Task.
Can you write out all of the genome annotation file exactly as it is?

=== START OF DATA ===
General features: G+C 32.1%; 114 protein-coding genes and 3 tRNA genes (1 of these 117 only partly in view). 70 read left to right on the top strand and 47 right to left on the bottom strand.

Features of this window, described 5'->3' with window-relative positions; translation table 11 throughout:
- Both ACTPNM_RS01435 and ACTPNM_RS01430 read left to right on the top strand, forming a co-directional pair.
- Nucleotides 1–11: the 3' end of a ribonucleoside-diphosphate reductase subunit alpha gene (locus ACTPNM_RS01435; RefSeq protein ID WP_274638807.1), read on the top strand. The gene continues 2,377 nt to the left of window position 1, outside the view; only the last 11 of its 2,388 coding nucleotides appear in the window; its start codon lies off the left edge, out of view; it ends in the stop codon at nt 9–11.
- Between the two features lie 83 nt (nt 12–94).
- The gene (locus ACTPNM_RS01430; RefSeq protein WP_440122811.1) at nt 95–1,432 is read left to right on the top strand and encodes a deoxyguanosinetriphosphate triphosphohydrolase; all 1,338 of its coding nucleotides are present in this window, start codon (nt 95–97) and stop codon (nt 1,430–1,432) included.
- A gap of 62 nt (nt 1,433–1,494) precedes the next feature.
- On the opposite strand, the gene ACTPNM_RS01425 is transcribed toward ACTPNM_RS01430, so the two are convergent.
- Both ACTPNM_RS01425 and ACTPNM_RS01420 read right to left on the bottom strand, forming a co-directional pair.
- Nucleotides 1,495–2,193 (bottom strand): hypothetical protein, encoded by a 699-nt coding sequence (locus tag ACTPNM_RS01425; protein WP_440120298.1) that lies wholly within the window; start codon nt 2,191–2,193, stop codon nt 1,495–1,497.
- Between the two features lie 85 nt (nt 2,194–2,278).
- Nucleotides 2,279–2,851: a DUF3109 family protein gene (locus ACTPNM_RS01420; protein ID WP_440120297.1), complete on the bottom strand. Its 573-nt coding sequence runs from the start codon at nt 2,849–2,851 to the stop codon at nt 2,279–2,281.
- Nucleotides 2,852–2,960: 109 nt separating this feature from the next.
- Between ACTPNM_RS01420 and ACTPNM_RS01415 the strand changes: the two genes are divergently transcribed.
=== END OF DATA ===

General features: G+C 32.1%; 114 protein-coding genes and 3 tRNA genes (1 of these 117 only partly in view). 70 read left to right on the top strand and 47 right to left on the bottom strand.

Features of this window, described 5'->3' with window-relative positions; translation table 11 throughout:
- Both ACTPNM_RS01435 and ACTPNM_RS01430 read left to right on the top strand, forming a co-directional pair.
- Nucleotides 1–11: the 3' end of a ribonucleoside-diphosphate reductase subunit alpha gene (locus ACTPNM_RS01435; RefSeq protein ID WP_274638807.1), read on the top strand. The gene continues 2,377 nt to the left of window position 1, outside the view; only the last 11 of its 2,388 coding nucleotides appear in the window; its start codon lies off the left edge, out of view; it ends in the stop codon at nt 9–11.
- Between the two features lie 83 nt (nt 12–94).
- The gene (locus ACTPNM_RS01430; RefSeq protein WP_440122811.1) at nt 95–1,432 is read left to right on the top strand and encodes a deoxyguanosinetriphosphate triphosphohydrolase; all 1,338 of its coding nucleotides are present in this window, start codon (nt 95–97) and stop codon (nt 1,430–1,432) included.
- A gap of 62 nt (nt 1,433–1,494) precedes the next feature.
- On the opposite strand, the gene ACTPNM_RS01425 is transcribed toward ACTPNM_RS01430, so the two are convergent.
- Both ACTPNM_RS01425 and ACTPNM_RS01420 read right to left on the bottom strand, forming a co-directional pair.
- Nucleotides 1,495–2,193 (bottom strand): hypothetical protein, encoded by a 699-nt coding sequence (locus tag ACTPNM_RS01425; protein WP_440120298.1) that lies wholly within the window; start codon nt 2,191–2,193, stop codon nt 1,495–1,497.
- Between the two features lie 85 nt (nt 2,194–2,278).
- Nucleotides 2,279–2,851: a DUF3109 family protein gene (locus ACTPNM_RS01420; protein ID WP_440120297.1), complete on the bottom strand. Its 573-nt coding sequence runs from the start codon at nt 2,849–2,851 to the stop codon at nt 2,279–2,281.
- Nucleotides 2,852–2,960: 109 nt separating this feature from the next.
- Between ACTPNM_RS01420 and ACTPNM_RS01415 the strand changes: the two genes are divergently transcribed.